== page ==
This post was published on the now-closed HuffPost Contributor platform. Contributors control their own work and posted freely to our site. If you need to flag this entry as abusive, send us an email.

Numerous aspects of Halloween ring true for the process of separating/ divorcing. In fact, Halloween can be a useful analogy to highlight 4 difficult aspects of the separation/ divorce process. Once we unmask these 4 aspects, label them for what they are, we can control and manage them better. Issues similar to both Halloween and to Divorce are: boundary and uncertainty, identity and sacrifice.

HALLOWEEN*. The origins of Halloween date to the Celts, who lived over 2,000 years ago in what we know now as Ireland, the UK, and northern France. Their festival of "Samhain" [pronounced "sow-in"] celebrated the eve of their New Year on November 1st. This was an important boundary because it announced the end of summer and the harvest, and the beginning of winter. This was a scary time marked by great uncertainty and thoughts of mortality since many feared how they would survive the cold and darkness during the unpredictable and volatile winter season.

The Celts celebrated "Samhain" on Oct 31, the night before their New Year [Nov 1]. They believed the worlds of the living and the dead collided then when the ghosts of the departed returned to earth. So they lit sacred bonfires to sacrifice crops and animals to the Celtic deities, and they wore costumes and masks to scare off roaming ghosts. Wearing a costume or mask of an angel, saint, or devil, would confuse your identity and make the roaming dead spirits think you were not alive.

In order to separate or divorce, you need to move first in your mind across a boundary where you once thought of yourself as a dyadic unit, a team, and now to a single unit, uncoupled. Acknowledging that shift is similar to the end of summer, usually a harvest of plenty. Good feelings and thoughts about one's partner can turn colors like leaves on the trees and fall withered to the ground as the "temperature" cools. Like crossing into "fall", there are more subtle boundaries around feeling "dead" inside, and longings to feel "alive again" that I hear often when clients tell me about their reasons for wishing to separate.

Divorce is a scary transition time, one of great uncertainty as you begin to separate every aspect of your life from your partner's life -- your home, finances, family, friends: all The Stuff of your lives together. If you have children, separating your time vs. partner's time with kids can be the most painful. If you decide to share time pretty equally with kids, then the sacrifice of "losing" half that time with your children is often the most painful.

You can think of those bonfires lit by the ancient Celts as the emotions that burn inside each person who separates from a partner. Managing, and hopefully subduing, those internal fires can be a major challenge. There's another boundary here that is important to delineate: the past and the present. In order to move into the future, giving up grudges [eventual forgiveness is an ideal goal] helps lighten your burden. In order to trust yourself and your decisions moving forward, it helps to give up past mistakes and its grudges.

As for the issue of identity, this may be the most difficult during divorce. The first unmasking occurs when you tell yourself the truth that your marriage no longer works for you, your partner, or your whole family. Then you need to decide which roles are masks, and which are real enough to keep. No longer a lover, but still a friend? No longer a son or daughter-in-law, but still a parent? There are so many important identity shifts when you cross that boundary of being in a pair, to uncoupled. Whether your masks are internal or external, you will become more acutely aware of what's genuine and what's false as you cross that crucial boundary to uncoupleness.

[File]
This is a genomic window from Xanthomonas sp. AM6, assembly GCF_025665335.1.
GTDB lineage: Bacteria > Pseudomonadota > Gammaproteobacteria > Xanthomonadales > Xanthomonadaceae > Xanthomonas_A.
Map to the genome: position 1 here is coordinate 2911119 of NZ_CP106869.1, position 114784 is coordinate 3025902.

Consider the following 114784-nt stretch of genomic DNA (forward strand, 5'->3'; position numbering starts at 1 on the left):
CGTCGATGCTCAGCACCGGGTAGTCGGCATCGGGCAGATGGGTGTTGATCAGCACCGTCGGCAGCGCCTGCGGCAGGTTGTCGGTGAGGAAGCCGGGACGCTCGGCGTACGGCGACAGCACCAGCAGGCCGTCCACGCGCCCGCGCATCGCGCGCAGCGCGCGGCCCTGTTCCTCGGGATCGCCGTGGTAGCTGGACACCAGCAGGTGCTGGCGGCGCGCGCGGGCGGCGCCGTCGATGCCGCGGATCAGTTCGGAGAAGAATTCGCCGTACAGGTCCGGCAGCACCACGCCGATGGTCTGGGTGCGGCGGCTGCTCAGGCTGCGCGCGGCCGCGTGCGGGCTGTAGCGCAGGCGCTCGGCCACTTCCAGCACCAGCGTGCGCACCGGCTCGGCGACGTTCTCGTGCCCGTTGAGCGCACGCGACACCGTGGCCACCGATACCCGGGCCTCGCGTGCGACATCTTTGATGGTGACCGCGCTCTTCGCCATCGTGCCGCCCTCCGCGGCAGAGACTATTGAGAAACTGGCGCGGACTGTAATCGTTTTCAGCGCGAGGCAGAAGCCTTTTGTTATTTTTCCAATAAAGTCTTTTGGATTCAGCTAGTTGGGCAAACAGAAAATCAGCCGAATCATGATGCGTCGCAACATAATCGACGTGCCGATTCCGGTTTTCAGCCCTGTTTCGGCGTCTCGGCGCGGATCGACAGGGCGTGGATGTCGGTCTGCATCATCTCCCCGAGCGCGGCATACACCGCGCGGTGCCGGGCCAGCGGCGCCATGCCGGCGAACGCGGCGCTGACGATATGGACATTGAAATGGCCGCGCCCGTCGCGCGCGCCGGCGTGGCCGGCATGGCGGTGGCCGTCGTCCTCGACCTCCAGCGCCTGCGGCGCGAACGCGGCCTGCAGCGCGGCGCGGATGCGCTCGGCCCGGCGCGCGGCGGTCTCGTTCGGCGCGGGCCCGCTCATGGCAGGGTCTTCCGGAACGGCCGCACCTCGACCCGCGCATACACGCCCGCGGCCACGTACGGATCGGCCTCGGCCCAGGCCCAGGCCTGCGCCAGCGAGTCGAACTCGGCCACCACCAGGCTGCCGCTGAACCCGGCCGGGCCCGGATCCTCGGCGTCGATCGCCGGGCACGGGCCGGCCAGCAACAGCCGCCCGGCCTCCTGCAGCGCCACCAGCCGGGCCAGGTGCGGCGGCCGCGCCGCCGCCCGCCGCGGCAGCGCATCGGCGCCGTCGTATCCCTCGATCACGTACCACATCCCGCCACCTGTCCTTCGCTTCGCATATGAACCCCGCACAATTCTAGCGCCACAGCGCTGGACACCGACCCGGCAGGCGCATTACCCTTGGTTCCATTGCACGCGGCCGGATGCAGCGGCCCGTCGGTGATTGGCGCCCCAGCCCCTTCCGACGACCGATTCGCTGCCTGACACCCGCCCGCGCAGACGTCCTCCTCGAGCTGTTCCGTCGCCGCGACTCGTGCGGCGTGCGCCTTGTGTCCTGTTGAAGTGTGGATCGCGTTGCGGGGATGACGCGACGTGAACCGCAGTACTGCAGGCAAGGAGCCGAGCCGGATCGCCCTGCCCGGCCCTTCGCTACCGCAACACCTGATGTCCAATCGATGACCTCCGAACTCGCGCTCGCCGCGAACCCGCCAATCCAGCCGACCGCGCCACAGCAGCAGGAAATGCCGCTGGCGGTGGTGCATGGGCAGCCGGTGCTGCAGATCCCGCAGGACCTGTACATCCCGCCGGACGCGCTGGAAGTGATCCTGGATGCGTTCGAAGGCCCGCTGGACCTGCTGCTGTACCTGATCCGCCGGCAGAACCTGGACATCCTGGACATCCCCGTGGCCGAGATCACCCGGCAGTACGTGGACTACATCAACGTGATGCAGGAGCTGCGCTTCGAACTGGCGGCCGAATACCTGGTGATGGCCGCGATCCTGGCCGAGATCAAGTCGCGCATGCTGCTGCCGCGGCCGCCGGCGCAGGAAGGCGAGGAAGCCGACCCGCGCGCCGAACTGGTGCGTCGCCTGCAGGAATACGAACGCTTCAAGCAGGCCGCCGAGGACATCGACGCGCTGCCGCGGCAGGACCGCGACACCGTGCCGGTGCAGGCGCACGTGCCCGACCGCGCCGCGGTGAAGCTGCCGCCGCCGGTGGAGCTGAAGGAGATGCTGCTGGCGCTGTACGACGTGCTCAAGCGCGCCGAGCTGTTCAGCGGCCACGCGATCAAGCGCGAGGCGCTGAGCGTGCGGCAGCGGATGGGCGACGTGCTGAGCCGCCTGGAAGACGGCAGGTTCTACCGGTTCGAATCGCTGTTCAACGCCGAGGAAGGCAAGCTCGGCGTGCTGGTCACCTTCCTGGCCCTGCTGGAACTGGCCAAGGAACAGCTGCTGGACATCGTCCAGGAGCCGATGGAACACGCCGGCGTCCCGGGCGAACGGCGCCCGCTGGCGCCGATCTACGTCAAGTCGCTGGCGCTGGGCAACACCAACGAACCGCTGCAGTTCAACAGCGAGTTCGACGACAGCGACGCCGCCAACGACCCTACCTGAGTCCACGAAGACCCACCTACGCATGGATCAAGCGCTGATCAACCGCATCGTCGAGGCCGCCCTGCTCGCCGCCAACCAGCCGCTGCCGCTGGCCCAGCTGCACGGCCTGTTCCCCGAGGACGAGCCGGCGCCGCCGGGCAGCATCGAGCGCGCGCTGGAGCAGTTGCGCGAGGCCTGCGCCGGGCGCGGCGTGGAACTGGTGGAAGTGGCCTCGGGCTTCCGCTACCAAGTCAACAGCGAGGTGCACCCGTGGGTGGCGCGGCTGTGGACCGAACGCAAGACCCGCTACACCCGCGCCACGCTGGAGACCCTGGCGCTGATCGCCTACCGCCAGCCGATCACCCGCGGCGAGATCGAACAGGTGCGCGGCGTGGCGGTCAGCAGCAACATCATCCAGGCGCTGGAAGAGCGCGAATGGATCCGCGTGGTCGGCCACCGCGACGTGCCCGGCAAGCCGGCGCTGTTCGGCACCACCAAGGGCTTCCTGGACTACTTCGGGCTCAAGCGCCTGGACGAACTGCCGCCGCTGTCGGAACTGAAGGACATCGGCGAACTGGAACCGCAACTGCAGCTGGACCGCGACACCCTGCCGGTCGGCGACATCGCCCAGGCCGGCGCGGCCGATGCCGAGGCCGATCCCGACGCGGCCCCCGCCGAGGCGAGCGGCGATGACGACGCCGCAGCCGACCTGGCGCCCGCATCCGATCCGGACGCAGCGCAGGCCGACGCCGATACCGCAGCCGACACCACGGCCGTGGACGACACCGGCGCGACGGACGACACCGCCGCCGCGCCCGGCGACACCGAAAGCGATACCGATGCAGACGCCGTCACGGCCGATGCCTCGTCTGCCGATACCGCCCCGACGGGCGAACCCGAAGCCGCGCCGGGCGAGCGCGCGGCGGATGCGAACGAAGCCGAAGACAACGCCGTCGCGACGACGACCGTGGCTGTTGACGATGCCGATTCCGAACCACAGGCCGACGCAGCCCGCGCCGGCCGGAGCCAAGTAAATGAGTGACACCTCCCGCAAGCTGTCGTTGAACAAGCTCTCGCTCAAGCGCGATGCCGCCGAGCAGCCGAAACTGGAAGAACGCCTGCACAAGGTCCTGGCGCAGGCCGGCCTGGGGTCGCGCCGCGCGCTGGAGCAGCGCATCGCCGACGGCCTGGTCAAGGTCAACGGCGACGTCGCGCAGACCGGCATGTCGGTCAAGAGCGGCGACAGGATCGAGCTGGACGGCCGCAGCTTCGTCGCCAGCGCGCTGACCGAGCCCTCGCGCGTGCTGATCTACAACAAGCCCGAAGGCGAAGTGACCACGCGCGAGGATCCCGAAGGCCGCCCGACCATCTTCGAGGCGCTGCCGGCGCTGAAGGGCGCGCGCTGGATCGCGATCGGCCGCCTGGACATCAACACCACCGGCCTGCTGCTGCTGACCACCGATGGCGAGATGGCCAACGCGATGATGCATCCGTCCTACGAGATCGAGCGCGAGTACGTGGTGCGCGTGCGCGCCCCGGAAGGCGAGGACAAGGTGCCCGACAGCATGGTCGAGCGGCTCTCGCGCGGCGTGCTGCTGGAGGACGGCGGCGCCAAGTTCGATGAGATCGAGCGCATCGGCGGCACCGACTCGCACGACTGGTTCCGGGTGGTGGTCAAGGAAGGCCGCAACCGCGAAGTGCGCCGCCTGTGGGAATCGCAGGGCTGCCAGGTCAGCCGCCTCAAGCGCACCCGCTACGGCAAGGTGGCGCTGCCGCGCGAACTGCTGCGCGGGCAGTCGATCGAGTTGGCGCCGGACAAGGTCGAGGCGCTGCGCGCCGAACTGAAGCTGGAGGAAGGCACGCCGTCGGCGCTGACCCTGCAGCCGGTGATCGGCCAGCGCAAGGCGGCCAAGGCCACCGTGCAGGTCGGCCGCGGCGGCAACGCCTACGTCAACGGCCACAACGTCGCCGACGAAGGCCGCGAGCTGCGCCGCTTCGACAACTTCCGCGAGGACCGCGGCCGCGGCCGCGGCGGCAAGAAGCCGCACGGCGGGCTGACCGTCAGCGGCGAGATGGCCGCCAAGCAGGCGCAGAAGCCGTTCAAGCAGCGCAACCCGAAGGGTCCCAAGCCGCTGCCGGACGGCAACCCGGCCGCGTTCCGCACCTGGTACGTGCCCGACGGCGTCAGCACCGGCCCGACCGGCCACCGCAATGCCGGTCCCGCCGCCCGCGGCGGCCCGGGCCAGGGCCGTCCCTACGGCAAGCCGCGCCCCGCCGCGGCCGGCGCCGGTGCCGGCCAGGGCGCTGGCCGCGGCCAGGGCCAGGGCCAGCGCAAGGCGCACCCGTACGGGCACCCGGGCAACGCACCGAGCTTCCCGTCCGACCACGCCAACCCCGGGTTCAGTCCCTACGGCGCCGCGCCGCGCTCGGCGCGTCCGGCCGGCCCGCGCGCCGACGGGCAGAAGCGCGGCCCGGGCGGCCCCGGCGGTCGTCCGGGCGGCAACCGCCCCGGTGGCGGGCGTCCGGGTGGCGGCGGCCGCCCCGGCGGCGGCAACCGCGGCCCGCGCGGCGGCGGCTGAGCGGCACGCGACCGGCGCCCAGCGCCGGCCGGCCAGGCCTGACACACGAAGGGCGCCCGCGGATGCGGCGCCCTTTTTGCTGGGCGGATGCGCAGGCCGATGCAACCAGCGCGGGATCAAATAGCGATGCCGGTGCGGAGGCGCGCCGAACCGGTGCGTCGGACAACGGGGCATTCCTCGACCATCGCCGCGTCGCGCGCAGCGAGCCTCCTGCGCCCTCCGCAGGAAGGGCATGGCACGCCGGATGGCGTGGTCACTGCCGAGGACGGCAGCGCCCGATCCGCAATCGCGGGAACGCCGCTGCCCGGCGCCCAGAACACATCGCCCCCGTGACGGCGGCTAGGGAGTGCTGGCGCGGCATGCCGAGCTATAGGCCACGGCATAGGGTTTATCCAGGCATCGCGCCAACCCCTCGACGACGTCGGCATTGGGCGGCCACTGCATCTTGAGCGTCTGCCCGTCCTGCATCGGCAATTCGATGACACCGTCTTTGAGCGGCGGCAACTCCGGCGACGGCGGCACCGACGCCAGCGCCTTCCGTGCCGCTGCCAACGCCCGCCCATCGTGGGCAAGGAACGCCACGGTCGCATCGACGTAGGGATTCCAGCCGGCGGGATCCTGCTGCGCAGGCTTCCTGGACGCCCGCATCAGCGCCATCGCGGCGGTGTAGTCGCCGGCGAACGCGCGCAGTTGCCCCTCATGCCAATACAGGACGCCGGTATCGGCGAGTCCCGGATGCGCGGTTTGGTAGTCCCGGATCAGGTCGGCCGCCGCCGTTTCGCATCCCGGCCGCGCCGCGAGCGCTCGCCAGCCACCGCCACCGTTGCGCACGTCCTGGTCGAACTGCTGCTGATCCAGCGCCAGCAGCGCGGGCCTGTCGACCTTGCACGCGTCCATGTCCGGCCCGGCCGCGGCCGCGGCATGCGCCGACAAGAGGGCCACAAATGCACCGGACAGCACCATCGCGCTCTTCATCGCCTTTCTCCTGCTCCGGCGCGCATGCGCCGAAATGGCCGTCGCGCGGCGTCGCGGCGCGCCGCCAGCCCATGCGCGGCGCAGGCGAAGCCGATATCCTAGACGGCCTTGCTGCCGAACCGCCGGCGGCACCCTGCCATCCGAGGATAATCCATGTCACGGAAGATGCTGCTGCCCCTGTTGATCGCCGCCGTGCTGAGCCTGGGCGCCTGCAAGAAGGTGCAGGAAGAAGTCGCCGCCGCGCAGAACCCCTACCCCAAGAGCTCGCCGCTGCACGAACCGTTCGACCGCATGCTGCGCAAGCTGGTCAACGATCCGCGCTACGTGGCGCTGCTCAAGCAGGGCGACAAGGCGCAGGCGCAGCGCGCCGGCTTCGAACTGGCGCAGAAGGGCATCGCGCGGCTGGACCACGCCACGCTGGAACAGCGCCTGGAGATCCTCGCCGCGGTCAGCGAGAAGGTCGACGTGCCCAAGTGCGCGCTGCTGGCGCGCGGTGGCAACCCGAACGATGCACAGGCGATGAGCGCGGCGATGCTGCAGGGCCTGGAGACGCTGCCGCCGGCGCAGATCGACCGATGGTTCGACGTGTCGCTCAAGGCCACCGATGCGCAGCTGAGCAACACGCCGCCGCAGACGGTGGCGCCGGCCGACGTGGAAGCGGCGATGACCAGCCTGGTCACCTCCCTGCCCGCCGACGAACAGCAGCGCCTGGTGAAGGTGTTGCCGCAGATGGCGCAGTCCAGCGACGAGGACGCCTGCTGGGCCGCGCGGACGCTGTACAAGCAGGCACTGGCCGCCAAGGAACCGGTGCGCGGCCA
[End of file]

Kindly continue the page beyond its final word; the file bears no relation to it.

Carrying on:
Until now, you may have thought of Halloween as only one night of the year. But view it more as the ancients did, as a boundary to a New Year, as the portal to a new "season." Then you can allow a deeper acknowledgement of the complexities, if you are divorcing, of this unique transition in your life. With this acknowledgement can come more creative means of dealing with the inevitable uncertainties, sacrifices, and identity shifts. You can unmask the identities that no longer work well for you. And cross that boundary into a New Year where you can "treat" yourself to a good Life.
*Halloween evolved from the at least 2,ooo year old Celtic tradition of Samhain, celebrating the Eve of New Year of November 1s. By 43 AD, the Romans had captured most of the Celtic territory. Christian rituals and festivals were incorporated into the Samhain tradition: Feralia, a late October day commemorating the passing of the dead; a day to honoring Pomona, the Roman goddess of fruit and trees [NB: apple-bobbing]; Pope Boniface IV dedicated [May 609] the Catholic feast of All Martyrs Day; Pope Gegory added [9th c} all saints to those martyrs honored on November 1st , called All Saints' Day, All-hallows Day, in middle English is "Alholowmesse". The evening before was known as "All-hallow's Eve", and eventually Halloween. European immigrants brought their Halloween traditions to North America, where it evolved into a secular, community-based event characterized by child-friendly activities.

JOY A. DRYER, Ph.D. is a Psychologist/ Psychoanalyst, and for over 10 years a Divorce Consultant/ Mediator currently in private practice in NYC and Poughkeepsie N.Y., She is an author, speaker, divorce trainer, and former Adjunct Associate Professor [Brooklyn College, New York University ]. Follow her on Twitter @JoyDryerPhD. Comments welcome via or her website